Skip to content

It is a desperate and helpless feeling when you are made a victim of an auto accident. But what may make this matter all the more frustrating is if you discover that the at-fault driver was negligent by driving distractedly. Continue reading to learn how to prove your distracted driving injury claim and how one of the experienced Bergen County auto accident attorneys at McNerney & McAuliffe can help you gather this information.

What are the common causes of a distracted driving accident?

Driving is a serious task that requires a driver’s complete concentration. This is because a driver must remain attentive to all traffic signs and symbols; be mindful of neighboring automobiles they share the roads with; and quickly react to any external hazards that appear on the roads; among other things. Ultimately, even the slightest distraction may lead to some sort of collision. Without further ado, the most common ways in which a distracted driving accident may arise read as follows:

  • The driver may have been eating or drinking while behind the wheel.
  • The driver may have been talking or texting on their cell phone while behind the wheel.
  • The driver may have been turning around to speak with passengers while behind the wheel.
  • The driver may have been adjusting radio controls or other car controls while behind the wheel.
  • The driver may have been reaching for something in the glove compartment while behind the wheel.
  • The driver may have been looking in the rearview mirror to apply makeup or fix hair while behind the wheel.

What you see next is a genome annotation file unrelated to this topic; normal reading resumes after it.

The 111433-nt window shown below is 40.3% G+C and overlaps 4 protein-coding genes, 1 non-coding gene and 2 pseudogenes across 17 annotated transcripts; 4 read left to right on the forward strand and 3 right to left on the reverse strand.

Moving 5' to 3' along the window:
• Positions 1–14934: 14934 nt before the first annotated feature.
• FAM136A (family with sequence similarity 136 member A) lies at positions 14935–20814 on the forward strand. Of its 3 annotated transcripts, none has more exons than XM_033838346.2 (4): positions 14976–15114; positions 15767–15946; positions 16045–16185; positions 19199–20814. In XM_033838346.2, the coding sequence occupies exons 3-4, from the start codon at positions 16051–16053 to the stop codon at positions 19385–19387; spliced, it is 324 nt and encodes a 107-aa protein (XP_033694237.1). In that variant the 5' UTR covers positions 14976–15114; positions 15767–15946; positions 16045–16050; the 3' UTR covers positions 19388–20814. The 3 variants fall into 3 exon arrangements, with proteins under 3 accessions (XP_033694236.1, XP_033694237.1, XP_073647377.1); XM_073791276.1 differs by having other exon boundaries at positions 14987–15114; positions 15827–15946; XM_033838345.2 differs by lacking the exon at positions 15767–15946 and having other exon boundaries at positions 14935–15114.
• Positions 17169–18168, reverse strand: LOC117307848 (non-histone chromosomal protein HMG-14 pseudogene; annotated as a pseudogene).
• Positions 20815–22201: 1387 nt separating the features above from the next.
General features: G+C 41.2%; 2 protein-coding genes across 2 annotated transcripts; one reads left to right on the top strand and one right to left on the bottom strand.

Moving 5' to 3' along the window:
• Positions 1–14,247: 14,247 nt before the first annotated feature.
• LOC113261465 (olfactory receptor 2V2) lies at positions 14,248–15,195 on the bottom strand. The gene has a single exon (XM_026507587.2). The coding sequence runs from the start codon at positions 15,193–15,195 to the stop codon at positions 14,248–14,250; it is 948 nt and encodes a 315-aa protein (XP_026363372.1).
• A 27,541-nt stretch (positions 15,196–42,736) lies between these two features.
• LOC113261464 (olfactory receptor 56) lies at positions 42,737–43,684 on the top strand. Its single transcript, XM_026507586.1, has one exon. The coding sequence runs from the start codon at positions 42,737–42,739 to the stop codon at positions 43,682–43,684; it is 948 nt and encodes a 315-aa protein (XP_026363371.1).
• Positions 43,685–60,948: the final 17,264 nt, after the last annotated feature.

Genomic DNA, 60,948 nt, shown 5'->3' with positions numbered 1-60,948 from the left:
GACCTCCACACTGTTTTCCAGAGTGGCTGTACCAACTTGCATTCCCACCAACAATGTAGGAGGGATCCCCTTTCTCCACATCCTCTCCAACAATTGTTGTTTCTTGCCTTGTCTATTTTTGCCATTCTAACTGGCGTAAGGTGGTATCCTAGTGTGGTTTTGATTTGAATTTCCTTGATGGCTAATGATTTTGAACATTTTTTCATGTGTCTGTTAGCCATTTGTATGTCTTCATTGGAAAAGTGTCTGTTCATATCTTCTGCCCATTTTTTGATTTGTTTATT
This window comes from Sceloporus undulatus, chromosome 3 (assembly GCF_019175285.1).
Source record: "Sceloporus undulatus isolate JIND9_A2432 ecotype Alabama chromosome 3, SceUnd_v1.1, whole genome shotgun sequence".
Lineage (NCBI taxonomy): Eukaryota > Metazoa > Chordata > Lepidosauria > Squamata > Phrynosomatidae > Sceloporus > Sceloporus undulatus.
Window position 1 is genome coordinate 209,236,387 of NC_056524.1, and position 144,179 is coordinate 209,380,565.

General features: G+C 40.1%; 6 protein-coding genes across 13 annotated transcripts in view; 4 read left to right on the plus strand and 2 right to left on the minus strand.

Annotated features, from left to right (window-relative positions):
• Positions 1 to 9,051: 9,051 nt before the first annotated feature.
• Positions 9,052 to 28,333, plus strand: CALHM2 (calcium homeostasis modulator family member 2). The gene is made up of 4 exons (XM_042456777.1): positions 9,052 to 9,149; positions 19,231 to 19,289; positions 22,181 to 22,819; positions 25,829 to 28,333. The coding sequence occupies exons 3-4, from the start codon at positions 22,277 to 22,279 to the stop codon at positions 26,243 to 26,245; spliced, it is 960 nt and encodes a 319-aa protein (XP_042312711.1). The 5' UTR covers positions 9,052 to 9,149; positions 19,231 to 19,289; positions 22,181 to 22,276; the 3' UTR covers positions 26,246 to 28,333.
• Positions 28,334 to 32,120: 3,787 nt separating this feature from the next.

What can I do to prove my distracted driving injury claim?

You may have seen with your own eyes that the at-fault driver was distracted in the moments leading up to your collision. But your word will only go so far in your distracted driving injury claim. This means that you must collect a sufficient amount of proof that points to their driving distractedly. Examples of relevant pieces of proof are as follows:

  • Photos and videos of the at-fault driver’s automobile after the collision (for example, if you claim they were applying makeup, photos of makeup products in their cupholders or on their seat).
  • An accident report in which a law enforcement officer offers their opinion as to who/what caused the collision.
  • A statement by a witness who saw the at-fault driver distracted in the moments leading up to the collision.
  • A statement by the at-fault driver in which they admit their wrongdoing, if possible to retrieve.

It may take a lot of time and commitment to follow through with your distracted driving injury claim. But if you hire one of the skilled Bergen County personal injury attorneys, a lot of this burden will be taken off your shoulders. So reach out to McNerney & McAuliffe today.

Read Our Latest Blog Posts

  Can I Collect Compensation for Medical Bills in an Injury Claim?

In the immediate hours following your personal injury accident, you may find yourself in the emergency room, with an overnight…

Read More
  What Does a Prenuptial Agreement Include?

In the unfortunate event of divorce, your established prenuptial agreement may offer you great protections that promote a fair and…

Read More